Additional studies are needed to confirm the results of FXI-directed strategies for VTE prevention and to identify other indications for FXI- or FXII-directed strategies (Table 5). An unanswered question is whether inhibition of FXII or FXI is sufficient for treatment of established venous or arterial thrombosis when used as sole therapy. Until this question is answered, it may be better to focus on prevention. Because of their slow onset of action, FXII- or FXI-directed ASOs are best suited for chronic indications. These might include secondary prevention in patients with unprovoked VTE, prevention of cardiovascular events in patients with chronic kidney disease, and stroke prevention in patients with atrial fibrillation at high risk of bleeding, such as those with end-stage renal disease who are receiving hemodialysis. Unprovoked VTE is a potential indication because these patients have a risk for recurrent thrombosis of about 10% at 1 year and 30% at 5 years if anticoagulant therapy is stopped.68 For this reason, many of them are maintained on indefinite anticoagulant therapy, which carries a risk of bleeding even with the DOACs.69 FXII- or FXI-directed strategies may be safer, and adherence may be better with once- or twice-monthly injections of ASOs or antibodies than with oral medications that must be taken one or twice daily (Table 5). These possibilities need to be tested.

Table 5.

Potential Indications for factor XII– or factor XI–directed strategies

Stroke prevention in hemodialysis patients with atrial fibrillation represents an unmet medical need because the DOACs have not been tested in such patients, and because there is uncertainty as to whether the harms of warfarin outweigh its benefits in this setting. FXI is likely to be a better target than FXII for this indication because FXI inhibition will prevent thrombus stabilization and growth, regardless of whether the stimulus for clotting at sites of plaque disruption or in the left atrial appendage is driven by TF or by FXII activation by polyphosphates. Inhibition of FXI may also attenuate clotting on the hemodialysis circuit, thereby obviating the need for heparin and further lowering the risk of bleeding. Even without atrial fibrillation, patients receiving hemodialysis are at risk for cardiovascular events, and such events are responsible for at least 50% of the mortality. Therefore, a FXI-directed strategy may be beneficial to safely prevent such events in hemodialysis patients with or without atrial fibrillation.

FXII- or FXI-directed therapies may be safer than heparin for prevention of clotting on extracorporeal membrane oxygenation circuits, and safer than warfarin for prevention of thromboembolic events in patients with left ventricular assist devices. Dabigatran failed against warfarin in patients with mechanical heart valves,70 a finding that prompted black box warnings against the use of DOACs in such patients. FXI-directed strategies may be very effective in this setting because FXI depletion abolished mechanical valve–induced thrombin generation in vitro.65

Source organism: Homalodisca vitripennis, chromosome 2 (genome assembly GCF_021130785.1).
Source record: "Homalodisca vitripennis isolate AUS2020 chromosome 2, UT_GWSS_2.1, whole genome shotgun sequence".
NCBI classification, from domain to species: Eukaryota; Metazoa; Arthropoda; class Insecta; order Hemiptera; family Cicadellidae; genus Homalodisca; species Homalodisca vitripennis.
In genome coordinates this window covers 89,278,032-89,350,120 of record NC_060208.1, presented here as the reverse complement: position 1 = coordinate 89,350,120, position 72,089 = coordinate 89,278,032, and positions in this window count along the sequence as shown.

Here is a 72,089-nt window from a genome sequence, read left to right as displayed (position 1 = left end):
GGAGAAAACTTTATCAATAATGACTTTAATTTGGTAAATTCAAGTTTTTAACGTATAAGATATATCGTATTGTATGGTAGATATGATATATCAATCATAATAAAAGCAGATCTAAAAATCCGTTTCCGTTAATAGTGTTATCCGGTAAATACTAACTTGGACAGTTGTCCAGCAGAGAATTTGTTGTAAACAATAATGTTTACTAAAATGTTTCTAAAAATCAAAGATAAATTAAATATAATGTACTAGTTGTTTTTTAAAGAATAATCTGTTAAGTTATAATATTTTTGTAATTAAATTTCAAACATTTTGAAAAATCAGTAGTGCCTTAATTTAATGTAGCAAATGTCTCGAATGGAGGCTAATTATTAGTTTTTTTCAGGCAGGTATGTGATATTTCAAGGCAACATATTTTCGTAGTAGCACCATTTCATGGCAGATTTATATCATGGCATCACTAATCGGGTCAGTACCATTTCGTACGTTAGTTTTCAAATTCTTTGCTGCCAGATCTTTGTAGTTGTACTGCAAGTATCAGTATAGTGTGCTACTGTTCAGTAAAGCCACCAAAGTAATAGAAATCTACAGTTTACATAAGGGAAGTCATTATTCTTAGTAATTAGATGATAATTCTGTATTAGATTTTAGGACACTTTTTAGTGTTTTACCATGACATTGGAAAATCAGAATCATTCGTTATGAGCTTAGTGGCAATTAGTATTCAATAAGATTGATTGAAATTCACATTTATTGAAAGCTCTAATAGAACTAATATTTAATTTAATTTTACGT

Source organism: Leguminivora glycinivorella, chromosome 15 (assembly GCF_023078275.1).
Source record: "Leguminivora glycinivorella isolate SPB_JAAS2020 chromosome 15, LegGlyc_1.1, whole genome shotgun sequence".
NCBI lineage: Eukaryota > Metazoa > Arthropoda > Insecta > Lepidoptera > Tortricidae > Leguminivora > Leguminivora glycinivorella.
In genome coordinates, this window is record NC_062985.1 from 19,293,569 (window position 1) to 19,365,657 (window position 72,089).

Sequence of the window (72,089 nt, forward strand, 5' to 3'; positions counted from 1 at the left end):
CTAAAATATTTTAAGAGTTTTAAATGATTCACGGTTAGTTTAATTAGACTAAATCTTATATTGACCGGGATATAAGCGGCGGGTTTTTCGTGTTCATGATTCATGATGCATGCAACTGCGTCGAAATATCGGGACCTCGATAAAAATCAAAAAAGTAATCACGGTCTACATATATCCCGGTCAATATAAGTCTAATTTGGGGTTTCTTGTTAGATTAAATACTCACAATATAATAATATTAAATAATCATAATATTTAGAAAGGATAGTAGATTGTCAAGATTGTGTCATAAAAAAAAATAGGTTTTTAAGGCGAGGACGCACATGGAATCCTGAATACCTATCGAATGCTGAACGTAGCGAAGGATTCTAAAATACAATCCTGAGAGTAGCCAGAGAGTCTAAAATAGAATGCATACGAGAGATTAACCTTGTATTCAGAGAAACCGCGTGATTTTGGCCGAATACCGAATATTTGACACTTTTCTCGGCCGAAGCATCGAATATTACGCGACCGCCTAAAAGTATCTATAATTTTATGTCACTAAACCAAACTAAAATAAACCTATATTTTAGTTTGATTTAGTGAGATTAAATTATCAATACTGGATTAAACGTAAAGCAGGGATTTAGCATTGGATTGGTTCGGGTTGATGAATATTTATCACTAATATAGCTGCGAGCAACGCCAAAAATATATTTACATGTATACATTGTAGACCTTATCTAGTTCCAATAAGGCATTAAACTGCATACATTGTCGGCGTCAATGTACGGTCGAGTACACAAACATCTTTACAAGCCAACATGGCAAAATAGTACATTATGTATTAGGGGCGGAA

FXI-directed strategies may also provide a safer platform than current anticoagulants in patients requiring anticoagulant therapy on top of single- or dual-antiplatelet therapy (Table 5). Thus, even though rivaroxaban reduced the risk for recurrent ischemic events and stent thrombosis when added to dual-antiplatelet therapy in patients with ACS, these beneficial effects came at a cost of increased bleeding, including intracranial bleeding.16 FXI-directed strategies are likely to be safer than rivaroxaban and should not only block contact activation on stents but also prevent FXI-mediated thrombus stabilization and growth.

Conclusions and future directions

Advances in our understanding of the pathogenesis of arterial and venous thrombosis are changing treatment paradigms. Anticoagulants are now being compared with aspirin or combined with aspirin for secondary prevention in patients with stroke or coronary or peripheral artery disease, and aspirin is being compared with anticoagulants for primary or secondary VTE prevention. These studies will help to identify the optimal treatment strategies.

Recent advances have catalyzed examination of targets beyond those involved in the terminal reactions of the coagulation pathway. With evidence that the contact system is important for thrombus stabilization and growth, FXI and FXII have emerged as promising targets for new anticoagulants that are likely to be safer than those that inhibit FXa or thrombin. ASOs, antibodies, and small molecules provide a growing armamentarium of agents to determine whether FXI or FXII is the better target and to compare the efficacy and safety of these new strategies with current standards of care for prevention or treatment of thrombosis. Selection of indications should focus on unmet medical needs, particularly those where current therapies are limited in both efficacy and safety. The clinical potential of FXII- and FXI-directed anticoagulant strategies should be clarified during the next few years.

Authorship

Contribution: J.C.F., P.L.G., and J.I.W. wrote the manuscript.

Conflict-of-interest disclosure: P.L.G. has received honoraria from Bayer, Pfizer, Bristol-Myers Squibb, and Leo Pharma. J.I.W. has served as a consultant and has received honoraria from IONIS Pharmaceuticals, Janssen, Bayer, Boehringer Ingelheim, Bristol-Myers Squibb, Pfizer, Merck, and Daiichi Sankyo. J.C.F. declares no competing financial interests.

Correspondence: Jeffrey I. Weitz, 237 Barton St E, Hamilton, ON L8L 2X2, Canada; e-mail: weitzj{at}taari.ca.

Acknowledgments

J.I.W. holds the Canada Research Chair (Tier I) in Thrombosis and the Heart and Stroke Foundation J. Fraser Mustard Chair in Cardiovascular Research.

  • Submitted September 13, 2016.
  • Accepted October 22, 2016.

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View Abstract